The controversial Indiana bill that could delay closing coal plants and raise rates for customers is still alive and on its way to the Senate.
In a relatively close vote, House Bill 1414 passed out of the House, 52 to 41. In fact, the vote was tight enough that House Speaker Rep. Brian Bosma, R-Indianapolis, cast a “yes” vote — the speaker does not normally vote unless it will make a difference in the outcome.
He has previously claimed that the bill — which raises the bar for utilities wanting to close power plants, at a time when coal-fired plants are the only ones closing — is not a bailout for the coal industry. The bill’s author, Rep. Ed Soliday, R-Valparaiso, has echoed that statement.
Supporters of the bill, whose provisions are currently set to expire in May 2021, have defended it in part as a stopgap measure to help Indiana as it pivots to cleaner energy sources.
The goal of the bill, Soliday said during his comments on the floor, is that “whether it’s coal or rabbits on a treadmill” that provide Hoosiers’ electricity, the state “is in a transition, and all we’re asking is to be able to manage it.”
In the Senate, the bill will likely be assigned to the Utilities Committee, chaired by Sen. Jim Merritt, R-Indianapolis. Merritt said recently that he is aware of the bill, but could not speak to specifics. He added that he is very open-minded about it and knows there are a lot of entities against it.
Those entities include Indiana’s five investor-owned utilities, through the Indiana Energy Association; the Indiana Chamber of Commerce; the Indiana Industrial Energy Consumers group; the Indiana Conservative Alliance for Energy; the National Taxpayers Union; the Indiana State Conference of the NAACP; trade associations such as Advanced Energy Economy; consumer advocacy group Citizens Action Coalition; and environmental organizations the Hoosier Environmental Council and Sierra Club.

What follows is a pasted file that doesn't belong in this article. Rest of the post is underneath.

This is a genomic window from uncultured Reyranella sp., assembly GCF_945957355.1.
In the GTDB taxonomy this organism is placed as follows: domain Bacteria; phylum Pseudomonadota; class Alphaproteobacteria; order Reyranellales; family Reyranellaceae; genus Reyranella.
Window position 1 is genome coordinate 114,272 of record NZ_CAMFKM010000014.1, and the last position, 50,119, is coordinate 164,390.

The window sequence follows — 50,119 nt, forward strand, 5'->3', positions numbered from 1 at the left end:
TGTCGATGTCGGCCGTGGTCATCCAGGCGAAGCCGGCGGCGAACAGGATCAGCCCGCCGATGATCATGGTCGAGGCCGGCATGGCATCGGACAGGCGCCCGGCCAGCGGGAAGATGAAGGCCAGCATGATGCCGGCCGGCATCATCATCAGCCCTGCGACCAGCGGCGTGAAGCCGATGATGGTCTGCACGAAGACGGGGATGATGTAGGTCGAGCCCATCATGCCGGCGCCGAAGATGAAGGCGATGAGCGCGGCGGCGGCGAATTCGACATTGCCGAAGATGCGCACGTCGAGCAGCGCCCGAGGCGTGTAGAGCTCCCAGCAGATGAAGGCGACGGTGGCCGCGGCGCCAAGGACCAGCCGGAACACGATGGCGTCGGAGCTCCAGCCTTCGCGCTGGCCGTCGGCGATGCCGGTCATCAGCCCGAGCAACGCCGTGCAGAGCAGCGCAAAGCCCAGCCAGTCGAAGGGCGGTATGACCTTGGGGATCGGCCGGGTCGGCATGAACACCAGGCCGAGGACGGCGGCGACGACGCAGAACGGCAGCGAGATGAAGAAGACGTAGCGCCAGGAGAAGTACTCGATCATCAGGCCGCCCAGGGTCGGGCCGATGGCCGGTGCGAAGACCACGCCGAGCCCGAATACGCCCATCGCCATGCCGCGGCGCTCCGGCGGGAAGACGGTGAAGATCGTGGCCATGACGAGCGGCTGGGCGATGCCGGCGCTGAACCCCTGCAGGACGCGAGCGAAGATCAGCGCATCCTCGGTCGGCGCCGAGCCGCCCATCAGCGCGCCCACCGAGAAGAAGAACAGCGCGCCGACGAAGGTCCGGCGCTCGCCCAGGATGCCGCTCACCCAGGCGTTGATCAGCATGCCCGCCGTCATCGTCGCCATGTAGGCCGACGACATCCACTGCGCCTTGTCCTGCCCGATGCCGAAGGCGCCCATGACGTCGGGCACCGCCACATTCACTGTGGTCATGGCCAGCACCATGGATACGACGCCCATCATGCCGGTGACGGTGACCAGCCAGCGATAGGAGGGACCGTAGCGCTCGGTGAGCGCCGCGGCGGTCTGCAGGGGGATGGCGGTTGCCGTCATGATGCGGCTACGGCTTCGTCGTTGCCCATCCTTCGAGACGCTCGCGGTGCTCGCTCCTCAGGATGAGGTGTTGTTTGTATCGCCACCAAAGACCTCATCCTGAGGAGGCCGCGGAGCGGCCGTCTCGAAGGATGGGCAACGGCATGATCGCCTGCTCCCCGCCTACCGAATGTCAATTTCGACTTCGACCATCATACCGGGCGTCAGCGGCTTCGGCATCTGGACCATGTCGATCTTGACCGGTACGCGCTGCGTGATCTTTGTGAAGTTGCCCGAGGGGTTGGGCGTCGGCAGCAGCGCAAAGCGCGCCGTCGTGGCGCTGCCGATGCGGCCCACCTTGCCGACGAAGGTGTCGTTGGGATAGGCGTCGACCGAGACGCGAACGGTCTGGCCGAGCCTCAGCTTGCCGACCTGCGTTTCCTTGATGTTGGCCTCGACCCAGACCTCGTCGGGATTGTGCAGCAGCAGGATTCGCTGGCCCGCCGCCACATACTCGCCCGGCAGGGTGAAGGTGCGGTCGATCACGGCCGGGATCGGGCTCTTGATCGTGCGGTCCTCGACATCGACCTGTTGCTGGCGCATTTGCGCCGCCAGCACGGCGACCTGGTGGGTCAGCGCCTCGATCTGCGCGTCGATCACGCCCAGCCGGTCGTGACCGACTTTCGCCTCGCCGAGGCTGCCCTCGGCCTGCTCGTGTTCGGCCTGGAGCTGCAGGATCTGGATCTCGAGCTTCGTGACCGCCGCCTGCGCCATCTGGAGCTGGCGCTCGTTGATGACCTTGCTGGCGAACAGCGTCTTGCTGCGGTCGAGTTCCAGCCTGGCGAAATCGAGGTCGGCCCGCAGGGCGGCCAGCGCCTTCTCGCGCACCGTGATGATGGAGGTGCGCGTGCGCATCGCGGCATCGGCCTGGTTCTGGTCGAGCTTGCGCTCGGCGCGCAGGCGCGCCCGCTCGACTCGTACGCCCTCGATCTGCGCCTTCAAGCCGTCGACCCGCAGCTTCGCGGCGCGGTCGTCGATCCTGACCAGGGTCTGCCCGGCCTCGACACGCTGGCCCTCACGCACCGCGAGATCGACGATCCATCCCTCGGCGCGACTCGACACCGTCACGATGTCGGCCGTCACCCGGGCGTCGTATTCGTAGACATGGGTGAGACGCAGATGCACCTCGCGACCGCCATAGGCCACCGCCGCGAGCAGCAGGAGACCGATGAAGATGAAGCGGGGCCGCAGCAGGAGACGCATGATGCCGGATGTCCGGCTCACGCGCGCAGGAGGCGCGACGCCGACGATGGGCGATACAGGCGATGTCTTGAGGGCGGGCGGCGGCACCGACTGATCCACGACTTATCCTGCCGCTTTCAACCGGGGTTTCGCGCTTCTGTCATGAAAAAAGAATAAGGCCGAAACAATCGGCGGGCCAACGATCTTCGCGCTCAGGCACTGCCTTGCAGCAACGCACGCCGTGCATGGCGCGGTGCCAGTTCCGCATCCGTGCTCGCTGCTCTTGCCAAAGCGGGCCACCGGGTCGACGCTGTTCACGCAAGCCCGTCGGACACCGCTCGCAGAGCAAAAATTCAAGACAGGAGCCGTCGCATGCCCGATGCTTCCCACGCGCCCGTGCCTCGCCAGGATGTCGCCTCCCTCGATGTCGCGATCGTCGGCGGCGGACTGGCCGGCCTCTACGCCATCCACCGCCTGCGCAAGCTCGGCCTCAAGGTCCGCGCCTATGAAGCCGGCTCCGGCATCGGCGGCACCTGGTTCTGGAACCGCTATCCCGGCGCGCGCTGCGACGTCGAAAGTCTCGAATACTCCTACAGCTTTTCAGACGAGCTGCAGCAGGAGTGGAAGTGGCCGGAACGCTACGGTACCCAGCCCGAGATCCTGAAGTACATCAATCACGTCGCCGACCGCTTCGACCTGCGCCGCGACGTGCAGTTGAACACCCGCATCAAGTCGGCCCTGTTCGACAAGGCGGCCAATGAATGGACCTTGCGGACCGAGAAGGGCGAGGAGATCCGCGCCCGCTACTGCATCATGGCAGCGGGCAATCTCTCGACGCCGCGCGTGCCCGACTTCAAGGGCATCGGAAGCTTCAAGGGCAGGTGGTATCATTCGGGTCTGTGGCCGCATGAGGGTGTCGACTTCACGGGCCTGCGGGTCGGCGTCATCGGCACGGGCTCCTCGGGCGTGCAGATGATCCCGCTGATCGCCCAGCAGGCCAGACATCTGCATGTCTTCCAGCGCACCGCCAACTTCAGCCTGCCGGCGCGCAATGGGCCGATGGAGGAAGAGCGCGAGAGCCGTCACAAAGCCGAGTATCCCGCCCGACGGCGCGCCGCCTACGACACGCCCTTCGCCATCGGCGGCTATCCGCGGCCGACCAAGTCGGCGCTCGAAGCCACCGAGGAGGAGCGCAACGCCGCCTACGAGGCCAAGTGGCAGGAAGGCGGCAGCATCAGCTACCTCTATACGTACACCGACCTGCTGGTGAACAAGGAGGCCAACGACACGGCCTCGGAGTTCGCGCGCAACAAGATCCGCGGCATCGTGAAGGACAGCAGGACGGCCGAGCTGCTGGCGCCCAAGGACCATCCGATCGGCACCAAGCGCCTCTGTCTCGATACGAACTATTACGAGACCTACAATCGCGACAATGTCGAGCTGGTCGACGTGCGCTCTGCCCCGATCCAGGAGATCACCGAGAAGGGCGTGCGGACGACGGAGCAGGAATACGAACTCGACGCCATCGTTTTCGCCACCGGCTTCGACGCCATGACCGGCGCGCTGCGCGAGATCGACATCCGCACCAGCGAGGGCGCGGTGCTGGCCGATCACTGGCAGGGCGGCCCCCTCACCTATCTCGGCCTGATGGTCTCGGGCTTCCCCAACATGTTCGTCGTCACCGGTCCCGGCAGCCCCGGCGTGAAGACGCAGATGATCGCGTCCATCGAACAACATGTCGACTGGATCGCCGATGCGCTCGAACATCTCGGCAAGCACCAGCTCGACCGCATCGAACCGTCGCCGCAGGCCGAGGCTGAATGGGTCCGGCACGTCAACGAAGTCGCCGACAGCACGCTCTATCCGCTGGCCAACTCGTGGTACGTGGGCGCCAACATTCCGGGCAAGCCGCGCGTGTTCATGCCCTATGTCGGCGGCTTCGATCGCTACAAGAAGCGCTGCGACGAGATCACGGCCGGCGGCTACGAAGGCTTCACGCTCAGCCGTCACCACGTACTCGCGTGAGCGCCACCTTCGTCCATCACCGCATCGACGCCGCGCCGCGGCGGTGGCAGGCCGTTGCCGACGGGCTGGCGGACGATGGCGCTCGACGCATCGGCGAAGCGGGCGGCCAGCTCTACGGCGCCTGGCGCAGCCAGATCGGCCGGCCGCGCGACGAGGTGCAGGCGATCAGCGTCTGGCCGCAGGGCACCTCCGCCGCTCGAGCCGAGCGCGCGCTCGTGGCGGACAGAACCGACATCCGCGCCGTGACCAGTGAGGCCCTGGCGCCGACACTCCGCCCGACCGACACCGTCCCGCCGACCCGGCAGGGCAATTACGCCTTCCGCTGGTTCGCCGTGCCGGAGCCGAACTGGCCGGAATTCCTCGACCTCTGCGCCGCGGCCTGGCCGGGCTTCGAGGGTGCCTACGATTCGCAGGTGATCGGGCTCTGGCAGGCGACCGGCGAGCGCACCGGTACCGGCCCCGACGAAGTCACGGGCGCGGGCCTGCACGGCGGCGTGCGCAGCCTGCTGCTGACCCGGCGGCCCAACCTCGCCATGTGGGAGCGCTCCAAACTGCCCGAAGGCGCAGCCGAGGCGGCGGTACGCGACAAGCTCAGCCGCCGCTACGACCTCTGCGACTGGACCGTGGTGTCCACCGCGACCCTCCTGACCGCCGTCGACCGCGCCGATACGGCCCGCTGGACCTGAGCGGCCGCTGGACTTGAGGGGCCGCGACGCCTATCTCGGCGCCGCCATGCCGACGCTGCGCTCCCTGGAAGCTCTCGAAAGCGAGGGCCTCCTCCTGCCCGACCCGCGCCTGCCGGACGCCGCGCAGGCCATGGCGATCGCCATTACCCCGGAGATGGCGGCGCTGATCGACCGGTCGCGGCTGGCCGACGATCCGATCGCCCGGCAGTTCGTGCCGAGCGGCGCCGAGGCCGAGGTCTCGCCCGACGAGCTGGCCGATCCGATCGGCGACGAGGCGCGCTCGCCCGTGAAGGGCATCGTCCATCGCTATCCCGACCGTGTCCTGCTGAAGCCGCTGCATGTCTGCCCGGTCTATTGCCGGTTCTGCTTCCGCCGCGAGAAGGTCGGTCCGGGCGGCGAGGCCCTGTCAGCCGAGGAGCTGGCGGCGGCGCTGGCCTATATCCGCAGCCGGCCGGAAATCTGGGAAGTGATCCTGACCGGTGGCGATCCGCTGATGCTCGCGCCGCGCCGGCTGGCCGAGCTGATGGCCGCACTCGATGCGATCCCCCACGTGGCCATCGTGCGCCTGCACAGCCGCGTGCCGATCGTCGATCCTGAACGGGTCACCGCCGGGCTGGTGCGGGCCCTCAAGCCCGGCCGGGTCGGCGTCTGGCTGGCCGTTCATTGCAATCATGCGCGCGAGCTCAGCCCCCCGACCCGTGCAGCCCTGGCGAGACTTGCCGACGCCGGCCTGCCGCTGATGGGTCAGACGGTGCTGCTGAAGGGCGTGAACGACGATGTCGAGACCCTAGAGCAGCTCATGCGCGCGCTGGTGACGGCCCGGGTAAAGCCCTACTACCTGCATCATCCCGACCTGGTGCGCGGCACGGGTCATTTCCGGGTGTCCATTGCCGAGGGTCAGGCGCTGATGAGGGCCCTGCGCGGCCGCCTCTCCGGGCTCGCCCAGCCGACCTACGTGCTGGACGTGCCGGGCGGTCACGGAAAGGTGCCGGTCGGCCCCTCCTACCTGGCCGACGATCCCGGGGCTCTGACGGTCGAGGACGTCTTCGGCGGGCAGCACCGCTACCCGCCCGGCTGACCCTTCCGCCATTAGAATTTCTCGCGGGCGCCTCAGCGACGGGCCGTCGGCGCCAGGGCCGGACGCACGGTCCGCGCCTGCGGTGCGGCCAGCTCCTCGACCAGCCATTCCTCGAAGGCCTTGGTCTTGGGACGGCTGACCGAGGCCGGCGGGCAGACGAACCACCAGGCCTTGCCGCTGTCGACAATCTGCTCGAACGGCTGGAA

The only group that spoke in favor of this bill during hearings of the House utilities committee, chaired by Soliday, was the Indiana Coal Council.
Still, Merritt said he does not yet have a position on the legislation, but added that “the bill in its current shape will not be how it leaves the Senate.”
The bill, after several amendments last week, would no longer require the state’s regulatory commission to approval the closure of a coal plant, Soliday said Monday. It does, however, still create a process that requires the Indiana Utility Regulatory Commission to hold a hearing on a proposed closure and issue a report with its findings and conclusions.
That’s because Indiana needs to be more thoughtful about the implications of closing its coal-fired power plants, Soliday said.
Many raise concerns about the ambiguity of the process. They also claim — as Rep. Matt Pierce, D-Bloomington, did during his comments in opposition of the bill Monday — that there already is a process with heavy federal and regional oversight that ensures Indiana’s electricity will be reliable and that utilities are transitioning responsibly.
This legislation is not needed, said Pierce.
It also would raise rates for Hoosiers by allowing utilities to purchase more coal and pass that cost on to customers, according to Rep. Ryan Hatfield, D-Evansville.
“Not a single person” in the electricity industry has raised concerns about being able to provide reliable power, Hatfield said during his comments on the floor. “So who does this benefit, from having more coal procurement?”
Rep. Alan Morrison said that this bill was not a coal bailout — the Republican said Monday he wished he could tell his district near Terre Haute it was, “that would make me a hero.”
He contended the bill is largely a jobs bill, after he offered a successful amendment last week that would provide additional resources for coal workers that have lost and are losing jobs during the energy transition.
“You can go home and tell your constituents you voted for a workers bill,” Morrison said.
Morrison and fellow House Republicans Matt Hostettler and Ethan Manning have signed on as co-authors to Soliday’s legislation.
It will now head to the Senate, where Republicans Mark Messmer, Eric Koch, Erin Houchin, and Chris Garten are sponsors.